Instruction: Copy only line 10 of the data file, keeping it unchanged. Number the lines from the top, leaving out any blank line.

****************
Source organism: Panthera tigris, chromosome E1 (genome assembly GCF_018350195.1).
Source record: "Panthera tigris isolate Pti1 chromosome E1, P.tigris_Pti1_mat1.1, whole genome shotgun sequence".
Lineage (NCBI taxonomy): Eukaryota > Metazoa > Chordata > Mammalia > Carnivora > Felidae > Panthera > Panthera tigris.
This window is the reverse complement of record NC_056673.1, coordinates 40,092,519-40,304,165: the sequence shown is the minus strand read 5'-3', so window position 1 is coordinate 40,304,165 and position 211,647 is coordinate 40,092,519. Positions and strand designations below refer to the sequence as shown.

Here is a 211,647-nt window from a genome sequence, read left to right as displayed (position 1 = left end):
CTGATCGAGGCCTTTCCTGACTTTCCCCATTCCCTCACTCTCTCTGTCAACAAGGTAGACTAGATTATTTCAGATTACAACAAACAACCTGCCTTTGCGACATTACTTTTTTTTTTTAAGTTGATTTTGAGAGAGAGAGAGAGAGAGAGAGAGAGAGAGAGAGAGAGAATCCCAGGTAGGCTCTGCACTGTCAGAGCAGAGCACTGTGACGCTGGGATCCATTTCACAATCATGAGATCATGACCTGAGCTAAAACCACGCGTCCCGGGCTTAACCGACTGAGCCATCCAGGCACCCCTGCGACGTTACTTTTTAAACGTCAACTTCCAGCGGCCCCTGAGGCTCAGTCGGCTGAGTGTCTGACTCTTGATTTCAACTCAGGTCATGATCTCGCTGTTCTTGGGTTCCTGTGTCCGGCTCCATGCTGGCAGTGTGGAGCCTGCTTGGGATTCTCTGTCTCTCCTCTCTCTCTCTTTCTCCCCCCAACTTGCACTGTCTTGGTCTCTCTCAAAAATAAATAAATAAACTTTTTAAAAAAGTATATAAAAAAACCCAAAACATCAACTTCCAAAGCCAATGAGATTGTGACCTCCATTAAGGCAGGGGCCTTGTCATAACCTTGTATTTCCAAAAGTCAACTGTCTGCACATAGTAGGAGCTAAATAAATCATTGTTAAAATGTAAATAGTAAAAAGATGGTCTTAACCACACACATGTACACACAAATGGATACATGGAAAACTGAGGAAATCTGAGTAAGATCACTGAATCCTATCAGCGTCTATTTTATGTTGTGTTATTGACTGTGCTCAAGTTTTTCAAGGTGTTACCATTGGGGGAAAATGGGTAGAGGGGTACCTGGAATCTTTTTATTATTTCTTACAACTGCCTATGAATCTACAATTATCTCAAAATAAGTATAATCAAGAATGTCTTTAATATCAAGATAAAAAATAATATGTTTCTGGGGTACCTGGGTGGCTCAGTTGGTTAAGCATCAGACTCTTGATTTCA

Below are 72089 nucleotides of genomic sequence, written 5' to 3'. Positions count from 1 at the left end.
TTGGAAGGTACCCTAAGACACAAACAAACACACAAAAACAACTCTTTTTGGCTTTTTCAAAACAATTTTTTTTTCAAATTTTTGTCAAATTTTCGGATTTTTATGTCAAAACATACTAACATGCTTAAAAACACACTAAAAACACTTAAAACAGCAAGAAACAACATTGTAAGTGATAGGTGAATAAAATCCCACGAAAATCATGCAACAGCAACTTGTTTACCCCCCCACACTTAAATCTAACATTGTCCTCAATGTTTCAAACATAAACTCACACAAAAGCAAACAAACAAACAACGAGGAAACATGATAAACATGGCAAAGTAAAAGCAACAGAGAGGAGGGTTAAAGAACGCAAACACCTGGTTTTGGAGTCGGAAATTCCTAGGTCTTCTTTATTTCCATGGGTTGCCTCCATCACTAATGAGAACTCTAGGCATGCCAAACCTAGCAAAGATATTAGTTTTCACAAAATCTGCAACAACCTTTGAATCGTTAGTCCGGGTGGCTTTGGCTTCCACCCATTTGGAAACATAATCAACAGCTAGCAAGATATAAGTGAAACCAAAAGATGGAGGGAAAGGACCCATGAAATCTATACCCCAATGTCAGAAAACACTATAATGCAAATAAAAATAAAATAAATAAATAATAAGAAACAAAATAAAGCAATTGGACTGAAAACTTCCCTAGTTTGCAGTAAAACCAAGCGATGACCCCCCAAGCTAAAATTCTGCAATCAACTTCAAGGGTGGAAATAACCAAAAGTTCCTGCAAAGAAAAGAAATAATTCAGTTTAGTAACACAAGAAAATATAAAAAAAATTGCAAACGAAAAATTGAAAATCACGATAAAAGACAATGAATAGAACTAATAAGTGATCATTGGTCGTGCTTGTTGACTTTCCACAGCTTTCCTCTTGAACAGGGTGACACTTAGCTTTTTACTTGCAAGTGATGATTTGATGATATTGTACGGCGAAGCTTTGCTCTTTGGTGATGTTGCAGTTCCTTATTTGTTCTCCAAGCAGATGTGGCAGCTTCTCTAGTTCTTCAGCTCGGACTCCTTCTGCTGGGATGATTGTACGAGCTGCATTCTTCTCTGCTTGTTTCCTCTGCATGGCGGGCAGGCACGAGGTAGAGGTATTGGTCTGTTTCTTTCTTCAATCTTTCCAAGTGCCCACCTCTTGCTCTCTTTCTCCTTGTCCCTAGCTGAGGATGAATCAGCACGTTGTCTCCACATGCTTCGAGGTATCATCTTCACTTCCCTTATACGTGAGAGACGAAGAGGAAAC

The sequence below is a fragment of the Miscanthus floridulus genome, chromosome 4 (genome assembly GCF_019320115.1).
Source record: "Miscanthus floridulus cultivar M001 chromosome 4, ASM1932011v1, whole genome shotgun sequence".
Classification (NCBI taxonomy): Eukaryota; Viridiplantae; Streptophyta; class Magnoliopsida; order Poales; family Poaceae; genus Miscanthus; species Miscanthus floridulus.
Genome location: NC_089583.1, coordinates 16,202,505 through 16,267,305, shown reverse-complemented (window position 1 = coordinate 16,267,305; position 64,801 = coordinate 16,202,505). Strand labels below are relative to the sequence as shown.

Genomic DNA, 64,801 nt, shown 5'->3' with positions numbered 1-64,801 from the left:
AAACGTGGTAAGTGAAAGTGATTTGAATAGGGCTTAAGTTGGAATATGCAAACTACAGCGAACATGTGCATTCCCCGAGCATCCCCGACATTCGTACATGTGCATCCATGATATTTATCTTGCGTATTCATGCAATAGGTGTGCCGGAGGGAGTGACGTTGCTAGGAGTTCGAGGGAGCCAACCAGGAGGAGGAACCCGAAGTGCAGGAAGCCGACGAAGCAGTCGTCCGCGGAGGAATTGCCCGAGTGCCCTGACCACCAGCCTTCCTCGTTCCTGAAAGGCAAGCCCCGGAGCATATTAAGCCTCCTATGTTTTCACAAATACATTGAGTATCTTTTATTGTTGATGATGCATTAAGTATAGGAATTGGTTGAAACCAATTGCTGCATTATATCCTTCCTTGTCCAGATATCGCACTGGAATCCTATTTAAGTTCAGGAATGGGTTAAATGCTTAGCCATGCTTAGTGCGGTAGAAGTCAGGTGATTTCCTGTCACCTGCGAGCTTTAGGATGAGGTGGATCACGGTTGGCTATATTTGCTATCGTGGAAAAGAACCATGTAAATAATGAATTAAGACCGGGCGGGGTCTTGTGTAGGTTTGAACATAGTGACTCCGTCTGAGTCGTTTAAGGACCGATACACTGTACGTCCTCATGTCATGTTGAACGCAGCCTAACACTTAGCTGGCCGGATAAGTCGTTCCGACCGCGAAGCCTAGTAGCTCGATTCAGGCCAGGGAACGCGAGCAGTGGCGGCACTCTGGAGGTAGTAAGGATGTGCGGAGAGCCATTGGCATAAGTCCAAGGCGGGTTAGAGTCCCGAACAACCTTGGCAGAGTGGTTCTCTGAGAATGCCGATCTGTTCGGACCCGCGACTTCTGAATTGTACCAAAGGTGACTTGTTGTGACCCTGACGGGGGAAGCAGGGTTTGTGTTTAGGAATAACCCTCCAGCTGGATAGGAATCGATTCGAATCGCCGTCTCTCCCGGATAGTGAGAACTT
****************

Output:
Source record: "Miscanthus floridulus cultivar M001 chromosome 4, ASM1932011v1, whole genome shotgun sequence".